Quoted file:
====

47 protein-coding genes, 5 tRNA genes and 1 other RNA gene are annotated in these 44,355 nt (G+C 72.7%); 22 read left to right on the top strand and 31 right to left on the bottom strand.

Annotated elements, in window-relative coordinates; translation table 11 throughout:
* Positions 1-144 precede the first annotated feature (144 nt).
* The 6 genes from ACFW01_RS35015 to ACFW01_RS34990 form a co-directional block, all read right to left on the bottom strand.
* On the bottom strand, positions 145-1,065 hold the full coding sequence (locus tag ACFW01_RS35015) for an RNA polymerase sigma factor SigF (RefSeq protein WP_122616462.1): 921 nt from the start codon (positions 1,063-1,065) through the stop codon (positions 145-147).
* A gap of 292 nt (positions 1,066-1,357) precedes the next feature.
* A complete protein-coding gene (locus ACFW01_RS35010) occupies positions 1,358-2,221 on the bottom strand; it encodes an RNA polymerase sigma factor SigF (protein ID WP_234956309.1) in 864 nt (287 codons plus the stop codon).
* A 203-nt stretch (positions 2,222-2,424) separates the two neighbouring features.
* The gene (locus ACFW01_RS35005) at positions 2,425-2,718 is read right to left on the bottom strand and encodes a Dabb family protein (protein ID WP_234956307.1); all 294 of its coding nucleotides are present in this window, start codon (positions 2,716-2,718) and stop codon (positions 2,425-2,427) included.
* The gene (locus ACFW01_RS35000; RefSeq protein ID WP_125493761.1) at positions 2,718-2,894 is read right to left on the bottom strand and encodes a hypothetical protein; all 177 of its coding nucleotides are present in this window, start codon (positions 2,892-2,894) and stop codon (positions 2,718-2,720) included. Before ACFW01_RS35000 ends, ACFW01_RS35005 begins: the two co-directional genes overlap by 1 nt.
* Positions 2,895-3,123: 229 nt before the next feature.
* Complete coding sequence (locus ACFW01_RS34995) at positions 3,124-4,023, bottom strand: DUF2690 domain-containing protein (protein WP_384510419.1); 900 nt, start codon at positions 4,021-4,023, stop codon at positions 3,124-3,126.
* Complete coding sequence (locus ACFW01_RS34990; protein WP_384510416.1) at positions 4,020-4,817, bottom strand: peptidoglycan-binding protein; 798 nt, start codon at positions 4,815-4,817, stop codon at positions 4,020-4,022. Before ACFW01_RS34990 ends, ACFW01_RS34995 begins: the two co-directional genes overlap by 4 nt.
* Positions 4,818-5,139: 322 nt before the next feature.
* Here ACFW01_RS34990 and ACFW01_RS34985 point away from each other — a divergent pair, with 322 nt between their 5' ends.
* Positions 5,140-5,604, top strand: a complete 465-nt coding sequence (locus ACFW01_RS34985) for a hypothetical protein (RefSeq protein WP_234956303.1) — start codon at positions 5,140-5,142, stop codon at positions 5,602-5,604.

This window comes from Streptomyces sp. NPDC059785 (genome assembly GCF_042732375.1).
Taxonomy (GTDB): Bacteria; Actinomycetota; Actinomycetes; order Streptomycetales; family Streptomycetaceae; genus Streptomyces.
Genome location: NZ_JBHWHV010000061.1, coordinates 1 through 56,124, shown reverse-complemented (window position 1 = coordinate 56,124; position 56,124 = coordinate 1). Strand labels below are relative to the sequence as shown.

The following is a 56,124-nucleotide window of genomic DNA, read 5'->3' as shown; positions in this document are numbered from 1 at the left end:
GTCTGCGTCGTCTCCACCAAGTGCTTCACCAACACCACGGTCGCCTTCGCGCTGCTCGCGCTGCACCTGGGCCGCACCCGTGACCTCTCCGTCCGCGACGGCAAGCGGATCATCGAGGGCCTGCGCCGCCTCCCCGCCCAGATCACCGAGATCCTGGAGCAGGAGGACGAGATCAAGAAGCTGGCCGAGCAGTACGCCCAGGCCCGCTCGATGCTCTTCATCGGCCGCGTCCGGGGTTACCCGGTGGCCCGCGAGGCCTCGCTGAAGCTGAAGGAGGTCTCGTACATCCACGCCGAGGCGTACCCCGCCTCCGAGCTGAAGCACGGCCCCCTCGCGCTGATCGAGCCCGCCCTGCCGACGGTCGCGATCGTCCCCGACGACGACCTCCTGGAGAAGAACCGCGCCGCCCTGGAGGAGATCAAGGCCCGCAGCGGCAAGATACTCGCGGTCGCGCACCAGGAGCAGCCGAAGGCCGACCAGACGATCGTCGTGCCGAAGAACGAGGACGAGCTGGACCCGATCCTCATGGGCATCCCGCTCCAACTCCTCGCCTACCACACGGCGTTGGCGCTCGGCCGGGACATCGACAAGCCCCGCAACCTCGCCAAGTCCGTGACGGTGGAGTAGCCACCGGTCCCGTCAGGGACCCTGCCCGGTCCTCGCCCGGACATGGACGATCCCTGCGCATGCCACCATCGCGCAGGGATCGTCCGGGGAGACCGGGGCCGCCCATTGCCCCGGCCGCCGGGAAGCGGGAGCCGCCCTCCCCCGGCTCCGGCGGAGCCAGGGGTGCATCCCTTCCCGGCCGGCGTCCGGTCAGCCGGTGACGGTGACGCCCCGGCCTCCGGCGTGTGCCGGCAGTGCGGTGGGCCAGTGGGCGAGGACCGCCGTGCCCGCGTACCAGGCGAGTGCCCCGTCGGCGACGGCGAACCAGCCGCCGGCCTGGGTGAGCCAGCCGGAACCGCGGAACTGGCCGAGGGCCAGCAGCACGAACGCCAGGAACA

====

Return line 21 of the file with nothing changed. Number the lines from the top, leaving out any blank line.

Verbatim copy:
GTCTGCGTCGTCTCCACCAAGTGCTTCACCAACACCACGGTCGCCTTCGCGCTGCTCGCGCTGCACCTGGGCCGCACCCGTGACCTCTCCGTCCGCGACGGCAAGCGGATCATCGAGGGCCTGCGCCGCCTCCCCGCCCAGATCACCGAGATCCTGGAGCAGGAGGACGAGATCAAGAAGCTGGCCGAGCAGTACGCCCAGGCCCGCTCGATGCTCTTCATCGGCCGCGTCCGGGGTTACCCGGTGGCCCGCGAGGCCTCGCTGAAGCTGAAGGAGGTCTCGTACATCCACGCCGAGGCGTACCCCGCCTCCGAGCTGAAGCACGGCCCCCTCGCGCTGATCGAGCCCGCCCTGCCGACGGTCGCGATCGTCCCCGACGACGACCTCCTGGAGAAGAACCGCGCCGCCCTGGAGGAGATCAAGGCCCGCAGCGGCAAGATACTCGCGGTCGCGCACCAGGAGCAGCCGAAGGCCGACCAGACGATCGTCGTGCCGAAGAACGAGGACGAGCTGGACCCGATCCTCATGGGCATCCCGCTCCAACTCCTCGCCTACCACACGGCGTTGGCGCTCGGCCGGGACATCGACAAGCCCCGCAACCTCGCCAAGTCCGTGACGGTGGAGTAGCCACCGGTCCCGTCAGGGACCCTGCCCGGTCCTCGCCCGGACATGGACGATCCCTGCGCATGCCACCATCGCGCAGGGATCGTCCGGGGAGACCGGGGCCGCCCATTGCCCCGGCCGCCGGGAAGCGGGAGCCGCCCTCCCCCGGCTCCGGCGGAGCCAGGGGTGCATCCCTTCCCGGCCGGCGTCCGGTCAGCCGGTGACGGTGACGCCCCGGCCTCCGGCGTGTGCCGGCAGTGCGGTGGGCCAGTGGGCGAGGACCGCCGTGCCCGCGTACCAGGCGAGTGCCCCGTCGGCGACGGCGAACCAGCCGCCGGCCTGGGTGAGCCAGCCGGAACCGCGGAACTGGCCGAGGGCCAGCAGCACGAACGCCAGGAACA